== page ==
“Cancers continue from generation to generation,” says Alson Kelen, a master navigator and community elder who grew up on Bikini Atoll and is joining the expedition.

“If you ask anyone here if there’s a legacy of nuclear impact on their health, the answer would be yes. The Marshall Islands Nuclear Claim Tribunal has a list of cancers that are related to nuclear throughout our people. These cancers are hereditary.”

The U.S maintains that the Marshall Islands are safe. It seized them from Japan in 1944, and eventually granted the islands independence in 1979, but the fledgling nation remained in “free association” with the U.S. Under this system, along with Micronesia and Palau, the Marshall Islands are self-governing but economically remain largely dependent on Washington, which also retains a military presence. Today it continues to use the US dollar, and American aid still represents a large percentage of its GDP.

In 1988, an independent international tribunal was established to adjudicate between the two countries, and it later ordered the U.S to pay US$2.3bn (£1.8bn) to the Marshall Islands in healthcare and resettlement costs.

The U.S government has refused, arguing that its liabilities ended when it paid US$600m in the 1990s. In 1998, the U.S stopped providing medical care for cancer-stricken islanders, leaving many in financial hardship.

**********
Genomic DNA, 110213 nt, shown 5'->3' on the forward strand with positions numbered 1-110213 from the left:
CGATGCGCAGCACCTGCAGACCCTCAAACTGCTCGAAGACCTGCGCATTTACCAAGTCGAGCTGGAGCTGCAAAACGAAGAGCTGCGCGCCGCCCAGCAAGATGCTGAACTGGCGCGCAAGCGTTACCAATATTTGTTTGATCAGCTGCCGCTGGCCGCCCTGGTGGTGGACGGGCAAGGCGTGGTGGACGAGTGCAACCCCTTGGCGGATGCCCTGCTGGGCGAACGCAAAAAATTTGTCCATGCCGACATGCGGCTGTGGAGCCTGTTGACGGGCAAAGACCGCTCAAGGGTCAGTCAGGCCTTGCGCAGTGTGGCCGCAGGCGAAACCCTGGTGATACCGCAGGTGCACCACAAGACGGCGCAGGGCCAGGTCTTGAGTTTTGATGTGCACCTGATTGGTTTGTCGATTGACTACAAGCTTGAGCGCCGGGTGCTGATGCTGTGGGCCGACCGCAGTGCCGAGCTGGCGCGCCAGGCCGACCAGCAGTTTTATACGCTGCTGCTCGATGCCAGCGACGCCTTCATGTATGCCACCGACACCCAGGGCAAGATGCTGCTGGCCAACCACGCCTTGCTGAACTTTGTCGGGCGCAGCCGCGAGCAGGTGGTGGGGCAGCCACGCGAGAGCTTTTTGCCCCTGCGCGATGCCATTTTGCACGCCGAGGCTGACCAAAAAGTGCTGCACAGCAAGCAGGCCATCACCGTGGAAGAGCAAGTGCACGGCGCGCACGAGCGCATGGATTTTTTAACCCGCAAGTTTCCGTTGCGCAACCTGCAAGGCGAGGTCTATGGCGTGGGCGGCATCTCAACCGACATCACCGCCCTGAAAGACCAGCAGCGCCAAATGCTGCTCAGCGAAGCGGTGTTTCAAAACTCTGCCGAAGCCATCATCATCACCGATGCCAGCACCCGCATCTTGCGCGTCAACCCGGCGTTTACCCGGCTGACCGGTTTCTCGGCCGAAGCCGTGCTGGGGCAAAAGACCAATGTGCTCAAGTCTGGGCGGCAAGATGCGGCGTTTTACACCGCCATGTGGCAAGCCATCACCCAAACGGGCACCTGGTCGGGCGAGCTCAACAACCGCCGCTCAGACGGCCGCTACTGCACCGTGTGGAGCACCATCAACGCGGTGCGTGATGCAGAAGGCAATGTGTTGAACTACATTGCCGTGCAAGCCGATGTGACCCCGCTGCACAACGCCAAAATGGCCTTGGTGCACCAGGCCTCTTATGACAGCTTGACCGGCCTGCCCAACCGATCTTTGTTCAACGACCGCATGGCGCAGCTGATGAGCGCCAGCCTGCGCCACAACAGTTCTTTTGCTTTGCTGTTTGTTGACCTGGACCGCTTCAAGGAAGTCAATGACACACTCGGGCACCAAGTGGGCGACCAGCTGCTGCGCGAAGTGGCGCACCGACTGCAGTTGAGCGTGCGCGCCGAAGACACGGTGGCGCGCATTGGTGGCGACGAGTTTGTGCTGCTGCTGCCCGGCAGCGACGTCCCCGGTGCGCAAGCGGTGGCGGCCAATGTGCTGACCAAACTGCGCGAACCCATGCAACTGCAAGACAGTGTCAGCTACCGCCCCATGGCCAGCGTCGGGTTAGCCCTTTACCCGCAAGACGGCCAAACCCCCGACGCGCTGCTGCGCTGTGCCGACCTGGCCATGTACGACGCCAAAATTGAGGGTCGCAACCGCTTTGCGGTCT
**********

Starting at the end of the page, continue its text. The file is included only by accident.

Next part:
The agreement is up for renegotiation this year, and the Marshallese hope they will have stronger negotiating power with the U.S now that China is showing an interest in the islands due to their strategic location. The islanders are pushing for the US$2.3bn they feel they are owed, and a cleanup of the Runit Dome, which is at risk of collapsing due to rising sea levels and the natural ageing of concrete structures.

“Of course it’s going to break,” says Stephen Palumbi, a Stanford University marine scientist who led a research trip to the islands in 2016. “What else can you expect? You can’t just build something like that and walk away from it and expect it to stay there. You wouldn’t do that with your patio.”

According to a 2019 investigation by the LA Times, many U.S military personnel present at the construction of Runit Dome realised that radioactive material was leaking from it, and would continue to do so – yet did not alert the Marshallese government.

The threat to the Tomb is particularly acute because the islands, which lie just two metres above sea level on average, are very vulnerable to rising sea levels. The country’s capital, Majuro, is highly likely to be at risk of frequent flooding, according to a World Bank study.

The U.S says it has discharged its responsibilities to the Marshall Islands, and because the dome is on Marshallese land, the onus is not on Washington to fix it.

It is not clear what will happen to the environment when the Tomb crumbles, and has also been hard to track how the ecosystem has behaved over time as “there’s just not many people” on Bikini Atoll to even casually monitor changes, Palumbi says.